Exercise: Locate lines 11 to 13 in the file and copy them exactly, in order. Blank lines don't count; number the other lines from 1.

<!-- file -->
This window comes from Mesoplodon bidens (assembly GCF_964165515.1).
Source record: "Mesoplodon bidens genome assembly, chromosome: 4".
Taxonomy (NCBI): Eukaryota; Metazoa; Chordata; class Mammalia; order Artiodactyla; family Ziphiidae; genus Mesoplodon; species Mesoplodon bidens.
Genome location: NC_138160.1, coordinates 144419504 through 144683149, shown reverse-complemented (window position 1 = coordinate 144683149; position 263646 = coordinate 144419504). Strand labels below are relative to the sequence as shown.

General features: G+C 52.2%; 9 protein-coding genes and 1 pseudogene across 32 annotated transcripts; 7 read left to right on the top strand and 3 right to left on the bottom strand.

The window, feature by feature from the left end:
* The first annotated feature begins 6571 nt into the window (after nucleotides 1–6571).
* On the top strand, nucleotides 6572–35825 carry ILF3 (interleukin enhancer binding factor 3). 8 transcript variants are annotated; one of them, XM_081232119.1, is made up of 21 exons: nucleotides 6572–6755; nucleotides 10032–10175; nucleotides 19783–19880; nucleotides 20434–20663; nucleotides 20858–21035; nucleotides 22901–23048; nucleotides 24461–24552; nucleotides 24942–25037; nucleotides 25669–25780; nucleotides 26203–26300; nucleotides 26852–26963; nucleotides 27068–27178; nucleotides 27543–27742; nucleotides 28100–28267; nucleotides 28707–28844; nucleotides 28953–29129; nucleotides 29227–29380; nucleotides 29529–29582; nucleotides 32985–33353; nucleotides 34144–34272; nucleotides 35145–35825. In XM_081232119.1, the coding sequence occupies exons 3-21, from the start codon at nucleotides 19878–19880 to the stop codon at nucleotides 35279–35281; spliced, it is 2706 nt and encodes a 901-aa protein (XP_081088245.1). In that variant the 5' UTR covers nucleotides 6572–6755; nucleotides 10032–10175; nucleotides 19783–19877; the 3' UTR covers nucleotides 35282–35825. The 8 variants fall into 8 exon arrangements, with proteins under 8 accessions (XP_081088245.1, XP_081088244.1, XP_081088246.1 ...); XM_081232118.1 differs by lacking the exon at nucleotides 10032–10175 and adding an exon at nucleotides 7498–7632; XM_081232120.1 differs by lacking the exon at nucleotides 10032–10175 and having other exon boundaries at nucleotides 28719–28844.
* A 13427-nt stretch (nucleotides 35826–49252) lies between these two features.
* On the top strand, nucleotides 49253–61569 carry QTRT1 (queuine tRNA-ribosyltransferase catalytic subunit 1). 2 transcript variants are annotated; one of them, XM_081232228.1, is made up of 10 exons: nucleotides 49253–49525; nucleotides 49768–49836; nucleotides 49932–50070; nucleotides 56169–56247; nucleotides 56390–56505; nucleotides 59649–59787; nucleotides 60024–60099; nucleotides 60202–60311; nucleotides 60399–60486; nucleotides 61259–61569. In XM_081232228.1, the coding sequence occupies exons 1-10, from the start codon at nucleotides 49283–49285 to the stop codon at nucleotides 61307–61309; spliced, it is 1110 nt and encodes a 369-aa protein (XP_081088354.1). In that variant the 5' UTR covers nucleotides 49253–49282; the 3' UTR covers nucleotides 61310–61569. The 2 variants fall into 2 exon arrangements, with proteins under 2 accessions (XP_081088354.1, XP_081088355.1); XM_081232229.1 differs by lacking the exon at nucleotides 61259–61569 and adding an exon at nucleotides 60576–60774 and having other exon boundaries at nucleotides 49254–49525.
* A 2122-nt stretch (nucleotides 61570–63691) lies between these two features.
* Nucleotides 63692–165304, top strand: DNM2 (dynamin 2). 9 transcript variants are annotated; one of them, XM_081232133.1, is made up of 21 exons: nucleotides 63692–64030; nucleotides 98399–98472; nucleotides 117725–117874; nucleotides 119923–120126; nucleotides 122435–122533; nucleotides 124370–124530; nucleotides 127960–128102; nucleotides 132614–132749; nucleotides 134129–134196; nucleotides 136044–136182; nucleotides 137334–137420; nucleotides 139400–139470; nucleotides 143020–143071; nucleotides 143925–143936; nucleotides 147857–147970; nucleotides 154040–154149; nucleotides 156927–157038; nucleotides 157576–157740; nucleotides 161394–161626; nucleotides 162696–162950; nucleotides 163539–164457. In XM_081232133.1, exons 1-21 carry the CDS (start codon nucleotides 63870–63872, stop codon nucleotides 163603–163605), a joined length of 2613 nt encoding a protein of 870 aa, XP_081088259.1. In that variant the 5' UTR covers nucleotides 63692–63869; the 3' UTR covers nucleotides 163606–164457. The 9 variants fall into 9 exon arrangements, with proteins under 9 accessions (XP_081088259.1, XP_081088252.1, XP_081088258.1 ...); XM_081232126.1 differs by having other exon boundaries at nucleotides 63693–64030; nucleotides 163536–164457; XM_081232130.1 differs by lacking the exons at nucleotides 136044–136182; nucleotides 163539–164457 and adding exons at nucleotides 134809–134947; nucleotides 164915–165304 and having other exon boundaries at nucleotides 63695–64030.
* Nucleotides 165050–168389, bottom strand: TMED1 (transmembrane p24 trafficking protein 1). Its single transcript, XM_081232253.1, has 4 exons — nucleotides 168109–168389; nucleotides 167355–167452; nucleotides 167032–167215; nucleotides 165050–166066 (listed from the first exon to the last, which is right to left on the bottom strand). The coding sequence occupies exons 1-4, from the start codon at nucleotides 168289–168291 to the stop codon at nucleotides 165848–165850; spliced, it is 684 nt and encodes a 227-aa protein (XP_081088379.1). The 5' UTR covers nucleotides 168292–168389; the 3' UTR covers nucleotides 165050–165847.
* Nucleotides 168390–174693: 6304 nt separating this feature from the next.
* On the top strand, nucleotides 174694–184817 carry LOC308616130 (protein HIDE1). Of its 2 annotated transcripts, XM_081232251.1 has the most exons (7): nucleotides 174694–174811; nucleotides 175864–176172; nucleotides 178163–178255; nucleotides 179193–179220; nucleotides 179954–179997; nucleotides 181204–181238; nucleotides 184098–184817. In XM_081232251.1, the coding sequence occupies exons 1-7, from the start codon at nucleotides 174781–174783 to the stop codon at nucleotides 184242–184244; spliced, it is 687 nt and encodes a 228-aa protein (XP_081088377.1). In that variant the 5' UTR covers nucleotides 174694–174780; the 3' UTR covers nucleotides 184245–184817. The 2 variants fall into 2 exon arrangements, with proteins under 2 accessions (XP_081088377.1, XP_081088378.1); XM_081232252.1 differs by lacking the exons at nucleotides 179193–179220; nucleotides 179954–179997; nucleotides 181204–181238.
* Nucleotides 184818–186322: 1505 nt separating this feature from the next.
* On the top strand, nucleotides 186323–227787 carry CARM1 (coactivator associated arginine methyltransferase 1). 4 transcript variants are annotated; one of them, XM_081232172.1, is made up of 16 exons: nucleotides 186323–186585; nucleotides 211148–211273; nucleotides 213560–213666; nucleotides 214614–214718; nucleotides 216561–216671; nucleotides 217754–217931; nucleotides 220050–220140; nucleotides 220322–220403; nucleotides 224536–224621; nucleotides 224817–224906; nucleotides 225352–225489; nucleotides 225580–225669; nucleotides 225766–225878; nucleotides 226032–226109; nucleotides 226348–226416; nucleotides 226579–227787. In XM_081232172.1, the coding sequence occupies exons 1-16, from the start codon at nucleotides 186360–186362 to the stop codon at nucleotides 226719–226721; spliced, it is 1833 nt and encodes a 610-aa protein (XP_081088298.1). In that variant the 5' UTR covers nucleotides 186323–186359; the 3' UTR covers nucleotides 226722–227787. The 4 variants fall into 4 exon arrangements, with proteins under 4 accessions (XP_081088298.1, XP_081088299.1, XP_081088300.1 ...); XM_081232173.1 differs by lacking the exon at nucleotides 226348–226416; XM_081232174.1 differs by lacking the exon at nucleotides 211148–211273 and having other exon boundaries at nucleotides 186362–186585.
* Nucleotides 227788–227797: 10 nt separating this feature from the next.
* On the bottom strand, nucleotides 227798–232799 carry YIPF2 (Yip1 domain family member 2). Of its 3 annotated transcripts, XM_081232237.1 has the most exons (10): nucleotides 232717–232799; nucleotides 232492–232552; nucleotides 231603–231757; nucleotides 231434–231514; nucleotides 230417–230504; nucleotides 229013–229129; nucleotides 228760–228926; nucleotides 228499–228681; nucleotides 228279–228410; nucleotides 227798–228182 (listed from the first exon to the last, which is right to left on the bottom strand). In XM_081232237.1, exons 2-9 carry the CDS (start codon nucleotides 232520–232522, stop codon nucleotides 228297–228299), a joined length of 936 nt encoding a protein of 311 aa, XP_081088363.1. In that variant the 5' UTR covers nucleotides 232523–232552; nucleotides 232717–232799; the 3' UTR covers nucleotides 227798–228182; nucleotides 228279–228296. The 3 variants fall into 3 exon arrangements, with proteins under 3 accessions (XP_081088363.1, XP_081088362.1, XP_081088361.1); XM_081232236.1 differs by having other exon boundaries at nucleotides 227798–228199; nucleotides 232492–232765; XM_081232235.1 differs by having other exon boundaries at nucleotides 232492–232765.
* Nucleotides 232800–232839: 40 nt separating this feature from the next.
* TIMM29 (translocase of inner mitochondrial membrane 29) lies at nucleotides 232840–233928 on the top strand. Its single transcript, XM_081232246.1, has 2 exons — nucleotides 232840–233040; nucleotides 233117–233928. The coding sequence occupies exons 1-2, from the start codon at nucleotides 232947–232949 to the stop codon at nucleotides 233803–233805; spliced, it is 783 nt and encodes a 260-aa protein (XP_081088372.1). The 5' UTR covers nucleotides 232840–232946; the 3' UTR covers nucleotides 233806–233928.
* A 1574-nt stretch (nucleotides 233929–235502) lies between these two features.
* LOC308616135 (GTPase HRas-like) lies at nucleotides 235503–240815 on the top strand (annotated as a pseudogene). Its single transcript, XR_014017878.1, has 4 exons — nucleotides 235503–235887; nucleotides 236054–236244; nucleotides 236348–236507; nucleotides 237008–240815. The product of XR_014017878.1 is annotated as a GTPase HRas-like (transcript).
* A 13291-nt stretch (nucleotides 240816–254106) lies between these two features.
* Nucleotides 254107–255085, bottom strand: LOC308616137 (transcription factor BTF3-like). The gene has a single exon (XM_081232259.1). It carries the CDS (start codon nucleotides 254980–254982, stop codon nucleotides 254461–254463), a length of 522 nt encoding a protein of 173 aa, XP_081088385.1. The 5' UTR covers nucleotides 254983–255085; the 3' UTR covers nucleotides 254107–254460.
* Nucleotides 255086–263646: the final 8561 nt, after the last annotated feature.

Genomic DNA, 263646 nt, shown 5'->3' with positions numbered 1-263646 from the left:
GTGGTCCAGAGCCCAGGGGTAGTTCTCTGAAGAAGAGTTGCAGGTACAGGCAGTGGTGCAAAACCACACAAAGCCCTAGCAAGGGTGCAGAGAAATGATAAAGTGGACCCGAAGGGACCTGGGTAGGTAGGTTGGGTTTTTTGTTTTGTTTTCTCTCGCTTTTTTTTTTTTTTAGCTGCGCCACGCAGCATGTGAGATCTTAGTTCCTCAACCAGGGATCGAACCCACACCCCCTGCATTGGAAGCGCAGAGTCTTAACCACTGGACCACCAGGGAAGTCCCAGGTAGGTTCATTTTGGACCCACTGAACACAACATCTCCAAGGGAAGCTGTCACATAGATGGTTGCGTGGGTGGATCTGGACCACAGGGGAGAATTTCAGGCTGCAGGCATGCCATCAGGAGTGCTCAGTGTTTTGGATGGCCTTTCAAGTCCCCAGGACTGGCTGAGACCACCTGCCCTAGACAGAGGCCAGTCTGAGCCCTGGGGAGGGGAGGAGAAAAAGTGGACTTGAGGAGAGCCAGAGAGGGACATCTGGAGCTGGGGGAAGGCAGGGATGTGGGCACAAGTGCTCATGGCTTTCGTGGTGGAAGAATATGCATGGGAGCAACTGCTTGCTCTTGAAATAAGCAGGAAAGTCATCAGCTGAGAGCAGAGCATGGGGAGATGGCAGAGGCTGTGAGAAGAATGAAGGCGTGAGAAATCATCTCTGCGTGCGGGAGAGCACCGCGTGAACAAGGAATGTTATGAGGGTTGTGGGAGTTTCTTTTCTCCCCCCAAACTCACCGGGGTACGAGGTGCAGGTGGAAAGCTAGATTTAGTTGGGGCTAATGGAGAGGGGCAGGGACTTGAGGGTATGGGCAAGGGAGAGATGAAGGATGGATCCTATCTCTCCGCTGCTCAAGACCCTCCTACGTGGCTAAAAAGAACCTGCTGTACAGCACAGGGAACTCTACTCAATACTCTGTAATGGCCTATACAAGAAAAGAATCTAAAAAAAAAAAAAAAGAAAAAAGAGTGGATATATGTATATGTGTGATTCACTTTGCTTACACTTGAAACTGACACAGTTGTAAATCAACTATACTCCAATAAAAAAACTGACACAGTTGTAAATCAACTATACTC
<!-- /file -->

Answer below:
* A 2122-nt stretch (nucleotides 61570–63691) lies between these two features.
* Nucleotides 63692–165304, top strand: DNM2 (dynamin 2). 9 transcript variants are annotated; one of them, XM_081232133.1, is made up of 21 exons: nucleotides 63692–64030; nucleotides 98399–98472; nucleotides 117725–117874; nucleotides 119923–120126; nucleotides 122435–122533; nucleotides 124370–124530; nucleotides 127960–128102; nucleotides 132614–132749; nucleotides 134129–134196; nucleotides 136044–136182; nucleotides 137334–137420; nucleotides 139400–139470; nucleotides 143020–143071; nucleotides 143925–143936; nucleotides 147857–147970; nucleotides 154040–154149; nucleotides 156927–157038; nucleotides 157576–157740; nucleotides 161394–161626; nucleotides 162696–162950; nucleotides 163539–164457. In XM_081232133.1, exons 1-21 carry the CDS (start codon nucleotides 63870–63872, stop codon nucleotides 163603–163605), a joined length of 2613 nt encoding a protein of 870 aa, XP_081088259.1. In that variant the 5' UTR covers nucleotides 63692–63869; the 3' UTR covers nucleotides 163606–164457. The 9 variants fall into 9 exon arrangements, with proteins under 9 accessions (XP_081088259.1, XP_081088252.1, XP_081088258.1 ...); XM_081232126.1 differs by having other exon boundaries at nucleotides 63693–64030; nucleotides 163536–164457; XM_081232130.1 differs by lacking the exons at nucleotides 136044–136182; nucleotides 163539–164457 and adding exons at nucleotides 134809–134947; nucleotides 164915–165304 and having other exon boundaries at nucleotides 63695–64030.
* Nucleotides 165050–168389, bottom strand: TMED1 (transmembrane p24 trafficking protein 1). Its single transcript, XM_081232253.1, has 4 exons — nucleotides 168109–168389; nucleotides 167355–167452; nucleotides 167032–167215; nucleotides 165050–166066 (listed from the first exon to the last, which is right to left on the bottom strand). The coding sequence occupies exons 1-4, from the start codon at nucleotides 168289–168291 to the stop codon at nucleotides 165848–165850; spliced, it is 684 nt and encodes a 227-aa protein (XP_081088379.1). The 5' UTR covers nucleotides 168292–168389; the 3' UTR covers nucleotides 165050–165847.